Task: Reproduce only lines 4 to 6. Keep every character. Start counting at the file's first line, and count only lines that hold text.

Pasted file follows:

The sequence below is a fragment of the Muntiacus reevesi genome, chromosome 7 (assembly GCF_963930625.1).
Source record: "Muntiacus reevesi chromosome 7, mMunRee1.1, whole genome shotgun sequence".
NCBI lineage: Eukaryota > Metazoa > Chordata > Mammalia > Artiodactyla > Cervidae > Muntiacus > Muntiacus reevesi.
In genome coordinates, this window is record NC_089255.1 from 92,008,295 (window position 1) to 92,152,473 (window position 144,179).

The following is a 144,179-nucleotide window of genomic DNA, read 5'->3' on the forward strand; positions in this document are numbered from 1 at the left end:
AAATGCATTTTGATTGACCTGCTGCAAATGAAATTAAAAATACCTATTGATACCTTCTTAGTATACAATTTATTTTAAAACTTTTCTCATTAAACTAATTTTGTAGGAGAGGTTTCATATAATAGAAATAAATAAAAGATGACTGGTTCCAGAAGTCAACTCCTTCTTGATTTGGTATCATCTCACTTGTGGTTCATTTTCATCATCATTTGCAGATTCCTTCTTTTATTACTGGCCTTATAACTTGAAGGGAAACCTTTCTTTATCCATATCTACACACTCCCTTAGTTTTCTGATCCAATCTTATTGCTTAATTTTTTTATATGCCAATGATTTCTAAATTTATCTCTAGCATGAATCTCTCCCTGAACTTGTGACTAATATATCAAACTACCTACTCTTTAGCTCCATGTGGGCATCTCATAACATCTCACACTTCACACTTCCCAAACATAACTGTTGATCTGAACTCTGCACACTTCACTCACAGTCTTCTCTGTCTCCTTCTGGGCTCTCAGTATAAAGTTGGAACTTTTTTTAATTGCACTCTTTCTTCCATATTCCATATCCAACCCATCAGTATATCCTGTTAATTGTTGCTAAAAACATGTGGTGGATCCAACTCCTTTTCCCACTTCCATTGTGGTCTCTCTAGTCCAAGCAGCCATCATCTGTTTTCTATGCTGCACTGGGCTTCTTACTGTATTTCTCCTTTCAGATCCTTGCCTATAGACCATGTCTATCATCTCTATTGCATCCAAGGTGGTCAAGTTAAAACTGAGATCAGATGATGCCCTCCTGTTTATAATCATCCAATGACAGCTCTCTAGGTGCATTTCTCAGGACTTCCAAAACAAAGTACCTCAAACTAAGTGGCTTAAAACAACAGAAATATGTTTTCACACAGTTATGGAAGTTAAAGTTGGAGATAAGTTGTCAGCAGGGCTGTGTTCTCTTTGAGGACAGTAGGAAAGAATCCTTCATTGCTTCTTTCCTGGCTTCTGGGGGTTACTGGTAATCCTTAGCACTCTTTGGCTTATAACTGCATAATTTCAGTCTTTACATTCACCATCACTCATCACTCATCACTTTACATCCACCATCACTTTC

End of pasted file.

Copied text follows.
In genome coordinates, this window is record NC_089255.1 from 92,008,295 (window position 1) to 92,152,473 (window position 144,179).

The following is a 144,179-nucleotide window of genomic DNA, read 5'->3' on the forward strand; positions in this document are numbered from 1 at the left end:
AAATGCATTTTGATTGACCTGCTGCAAATGAAATTAAAAATACCTATTGATACCTTCTTAGTATACAATTTATTTTAAAACTTTTCTCATTAAACTAATTTTGTAGGAGAGGTTTCATATAATAGAAATAAATAAAAGATGACTGGTTCCAGAAGTCAACTCCTTCTTGATTTGGTATCATCTCACTTGTGGTTCATTTTCATCATCATTTGCAGATTCCTTCTTTTATTACTGGCCTTATAACTTGAAGGGAAACCTTTCTTTATCCATATCTACACACTCCCTTAGTTTTCTGATCCAATCTTATTGCTTAATTTTTTTATATGCCAATGATTTCTAAATTTATCTCTAGCATGAATCTCTCCCTGAACTTGTGACTAATATATCAAACTACCTACTCTTTAGCTCCATGTGGGCATCTCATAACATCTCACACTTCACACTTCCCAAACATAACTGTTGATCTGAACTCTGCACACTTCACTCACAGTCTTCTCTGTCTCCTTCTGGGCTCTCAGTATAAAGTTGGAACTTTTTTTAATTGCACTCTTTCTTCCATATTCCATATCCAACCCATCAGTATATCCTGTTAATTGTTGCTAAAAACATGTGGTGGATCCAACTCCTTTTCCCACTTCCATTGTGGTCTCTCTAGTCCAAGCAGCCATCATCTGTTTTCTATGCTGCACTGGGCTTCTTACTGTATTTCTCCTTTCAGATCCTTGCCTATAGACCATGTCTATCATCTCTATTGCATCCAAGGTGGTCAAGTTAAAACTGAGATCAGATGATGCCCTCCTGTTTATAATCATCCAATGACAGCTCTCTAGGTGCATTTCTCAGGACTTCCAAAACAAAGTACCTCAAACTAAGTGGCTTAAAACAACAGAAATATGTTTTCACACAGTTATGGAAGTTAAAGTTGGAGATAAGTTGTCAGCAGGGCTGTGTTCTCTTTGAGGACAGTAGGAAAGAATCCTTCATTGCTTCTTTCCTGGCTTCTGGGGGTTACTGGTAATCCTTAGCACTCTTTGGCTTATAACTGCATAATTTCAGTCTTTACATTCACCATCACTCATCACTCATCACTTTACATCCACCATCACTTTC